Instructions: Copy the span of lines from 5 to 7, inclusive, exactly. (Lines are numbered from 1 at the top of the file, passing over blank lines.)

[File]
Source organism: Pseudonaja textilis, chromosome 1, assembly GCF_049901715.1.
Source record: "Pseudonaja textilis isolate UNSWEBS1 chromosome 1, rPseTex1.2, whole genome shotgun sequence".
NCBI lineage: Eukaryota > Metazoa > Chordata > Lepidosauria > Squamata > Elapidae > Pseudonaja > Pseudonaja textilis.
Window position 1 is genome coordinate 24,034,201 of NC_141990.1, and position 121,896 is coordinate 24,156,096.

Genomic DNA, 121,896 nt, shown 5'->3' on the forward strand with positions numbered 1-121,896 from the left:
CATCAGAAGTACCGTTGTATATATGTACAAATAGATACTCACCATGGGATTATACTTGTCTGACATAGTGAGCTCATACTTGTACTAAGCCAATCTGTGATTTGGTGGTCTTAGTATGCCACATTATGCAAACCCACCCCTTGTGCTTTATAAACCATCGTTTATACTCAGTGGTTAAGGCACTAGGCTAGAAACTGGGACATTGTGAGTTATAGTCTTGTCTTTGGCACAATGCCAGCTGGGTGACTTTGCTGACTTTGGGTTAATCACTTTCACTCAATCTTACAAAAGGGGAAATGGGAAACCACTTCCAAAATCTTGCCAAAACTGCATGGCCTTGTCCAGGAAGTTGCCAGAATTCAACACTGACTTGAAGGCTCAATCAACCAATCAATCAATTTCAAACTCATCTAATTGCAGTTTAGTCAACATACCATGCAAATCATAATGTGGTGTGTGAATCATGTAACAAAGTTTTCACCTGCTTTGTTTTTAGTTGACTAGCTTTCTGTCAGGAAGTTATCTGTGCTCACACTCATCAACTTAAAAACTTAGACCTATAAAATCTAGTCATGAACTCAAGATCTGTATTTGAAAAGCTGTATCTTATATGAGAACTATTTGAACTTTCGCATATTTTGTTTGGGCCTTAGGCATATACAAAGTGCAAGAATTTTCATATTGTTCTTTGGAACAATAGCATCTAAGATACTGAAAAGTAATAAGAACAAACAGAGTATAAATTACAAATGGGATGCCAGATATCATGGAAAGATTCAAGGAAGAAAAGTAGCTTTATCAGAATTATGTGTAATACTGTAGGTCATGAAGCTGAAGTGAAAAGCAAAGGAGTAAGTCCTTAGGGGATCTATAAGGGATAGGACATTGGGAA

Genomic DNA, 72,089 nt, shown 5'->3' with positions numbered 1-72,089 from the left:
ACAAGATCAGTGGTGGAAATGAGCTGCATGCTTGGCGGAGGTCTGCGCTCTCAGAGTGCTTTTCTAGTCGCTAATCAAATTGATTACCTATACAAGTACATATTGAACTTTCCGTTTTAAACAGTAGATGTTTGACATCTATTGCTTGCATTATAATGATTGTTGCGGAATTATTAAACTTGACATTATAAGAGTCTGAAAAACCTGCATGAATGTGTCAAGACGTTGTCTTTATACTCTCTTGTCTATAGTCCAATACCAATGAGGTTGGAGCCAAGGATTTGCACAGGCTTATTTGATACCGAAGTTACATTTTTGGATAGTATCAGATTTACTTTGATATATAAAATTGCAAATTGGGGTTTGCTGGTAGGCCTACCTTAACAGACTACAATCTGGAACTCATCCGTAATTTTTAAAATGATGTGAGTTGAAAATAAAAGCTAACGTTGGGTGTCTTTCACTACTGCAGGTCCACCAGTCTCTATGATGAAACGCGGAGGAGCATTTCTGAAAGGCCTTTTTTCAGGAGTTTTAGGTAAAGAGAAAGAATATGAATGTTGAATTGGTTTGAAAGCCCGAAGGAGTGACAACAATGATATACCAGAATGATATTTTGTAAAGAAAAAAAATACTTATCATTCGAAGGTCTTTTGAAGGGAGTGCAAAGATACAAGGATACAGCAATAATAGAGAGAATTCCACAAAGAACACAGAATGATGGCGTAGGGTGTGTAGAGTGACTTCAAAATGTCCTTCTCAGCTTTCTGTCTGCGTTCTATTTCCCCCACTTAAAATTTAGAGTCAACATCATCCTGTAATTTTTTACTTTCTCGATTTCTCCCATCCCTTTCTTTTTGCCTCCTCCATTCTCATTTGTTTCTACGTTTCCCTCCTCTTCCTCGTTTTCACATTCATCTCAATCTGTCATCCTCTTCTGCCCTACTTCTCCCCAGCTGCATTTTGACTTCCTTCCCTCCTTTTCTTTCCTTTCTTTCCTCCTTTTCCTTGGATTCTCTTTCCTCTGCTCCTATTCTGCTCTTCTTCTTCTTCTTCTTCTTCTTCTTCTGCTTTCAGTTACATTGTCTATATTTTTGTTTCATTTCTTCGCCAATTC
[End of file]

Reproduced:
Genomic DNA, 121,896 nt, shown 5'->3' on the forward strand with positions numbered 1-121,896 from the left:
CATCAGAAGTACCGTTGTATATATGTACAAATAGATACTCACCATGGGATTATACTTGTCTGACATAGTGAGCTCATACTTGTACTAAGCCAATCTGTGATTTGGTGGTCTTAGTATGCCACATTATGCAAACCCACCCCTTGTGCTTTATAAACCATCGTTTATACTCAGTGGTTAAGGCACTAGGCTAGAAACTGGGACATTGTGAGTTATAGTCTTGTCTTTGGCACAATGCCAGCTGGGTGACTTTGCTGACTTTGGGTTAATCACTTTCACTCAATCTTACAAAAGGGGAAATGGGAAACCACTTCCAAAATCTTGCCAAAACTGCATGGCCTTGTCCAGGAAGTTGCCAGAATTCAACACTGACTTGAAGGCTCAATCAACCAATCAATCAATTTCAAACTCATCTAATTGCAGTTTAGTCAACATACCATGCAAATCATAATGTGGTGTGTGAATCATGTAACAAAGTTTTCACCTGCTTTGTTTTTAGTTGACTAGCTTTCTGTCAGGAAGTTATCTGTGCTCACACTCATCAACTTAAAAACTTAGACCTATAAAATCTAGTCATGAACTCAAGATCTGTATTTGAAAAGCTGTATCTTATATGAGAACTATTTGAACTTTCGCATATTTTGTTTGGGCCTTAGGCATATACAAAGTGCAAGAATTTTCATATTGTTCTTTGGAACAATAGCATCTAAGATACTGAAAAGTAATAAGAACAAACAGAGTATAAATTACAAATGGGATGCCAGATATCATGGAAAGATTCAAGGAAGAAAAGTAGCTTTATCAGAATTATGTGTAATACTGTAGGTCATGAAGCTGAAGTGAAAAGCAAAGGAGTAAGTCCTTAGGGGATCTATAAGGGATAGGACATTGGGAA

Genomic DNA, 72,089 nt, shown 5'->3' with positions numbered 1-72,089 from the left: